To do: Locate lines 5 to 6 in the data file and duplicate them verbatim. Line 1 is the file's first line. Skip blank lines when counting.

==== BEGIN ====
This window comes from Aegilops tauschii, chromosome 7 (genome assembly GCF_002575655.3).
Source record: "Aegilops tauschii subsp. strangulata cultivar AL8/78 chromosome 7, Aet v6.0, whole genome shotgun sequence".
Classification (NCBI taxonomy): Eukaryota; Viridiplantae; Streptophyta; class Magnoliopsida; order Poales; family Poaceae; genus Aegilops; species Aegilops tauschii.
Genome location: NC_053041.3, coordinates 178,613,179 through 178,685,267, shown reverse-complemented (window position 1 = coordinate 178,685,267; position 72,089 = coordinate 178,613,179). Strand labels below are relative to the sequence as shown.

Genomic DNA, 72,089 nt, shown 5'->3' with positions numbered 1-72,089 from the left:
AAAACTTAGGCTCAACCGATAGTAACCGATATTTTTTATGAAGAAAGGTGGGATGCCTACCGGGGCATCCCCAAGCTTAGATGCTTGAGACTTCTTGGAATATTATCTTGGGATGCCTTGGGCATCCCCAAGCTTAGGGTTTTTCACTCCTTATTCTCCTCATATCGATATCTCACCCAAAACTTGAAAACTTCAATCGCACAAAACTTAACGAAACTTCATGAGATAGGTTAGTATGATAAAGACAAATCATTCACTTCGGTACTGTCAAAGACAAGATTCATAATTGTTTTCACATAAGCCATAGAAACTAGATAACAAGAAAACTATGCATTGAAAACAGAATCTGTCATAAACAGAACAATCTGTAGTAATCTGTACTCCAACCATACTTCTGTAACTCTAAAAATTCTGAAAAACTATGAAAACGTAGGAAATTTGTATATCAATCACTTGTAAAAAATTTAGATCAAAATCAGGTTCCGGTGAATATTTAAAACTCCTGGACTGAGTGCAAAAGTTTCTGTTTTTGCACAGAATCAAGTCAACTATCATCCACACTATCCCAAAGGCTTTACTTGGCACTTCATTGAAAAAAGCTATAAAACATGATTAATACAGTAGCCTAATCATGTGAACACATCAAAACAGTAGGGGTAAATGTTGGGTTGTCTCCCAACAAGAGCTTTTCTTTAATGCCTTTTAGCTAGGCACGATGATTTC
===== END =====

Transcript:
Genomic DNA, 72,089 nt, shown 5'->3' with positions numbered 1-72,089 from the left:
AAAACTTAGGCTCAACCGATAGTAACCGATATTTTTTATGAAGAAAGGTGGGATGCCTACCGGGGCATCCCCAAGCTTAGATGCTTGAGACTTCTTGGAATATTATCTTGGGATGCCTTGGGCATCCCCAAGCTTAGGGTTTTTCACTCCTTATTCTCCTCATATCGATATCTCACCCAAAACTTGAAAACTTCAATCGCACAAAACTTAACGAAACTTCATGAGATAGGTTAGTATGATAAAGACAAATCATTCACTTCGGTACTGTCAAAGACAAGATTCATAATTGTTTTCACATAAGCCATAGAAACTAGATAACAAGAAAACTATGCATTGAAAACAGAATCTGTCATAAACAGAACAATCTGTAGTAATCTGTACTCCAACCATACTTCTGTAACTCTAAAAATTCTGAAAAACTATGAAAACGTAGGAAATTTGTATATCAATCACTTGTAAAAAATTTAGATCAAAATCAGGTTCCGGTGAATATTTAAAACTCCTGGACTGAGTGCAAAAGTTTCTGTTTTTGCACAGAATCAAGTCAACTATCATCCACACTATCCCAAAGGCTTTACTTGGCACTTCATTGAAAAAAGCTATAAAACATGATTAATACAGTAGCCTAATCATGTGAACACATCAAAACAGTAGGGGTAAATGTTGGGTTGTCTCCCAACAAGAGCTTTTCTTTAATGCCTTTTAGCTAGGCACGATGATTTC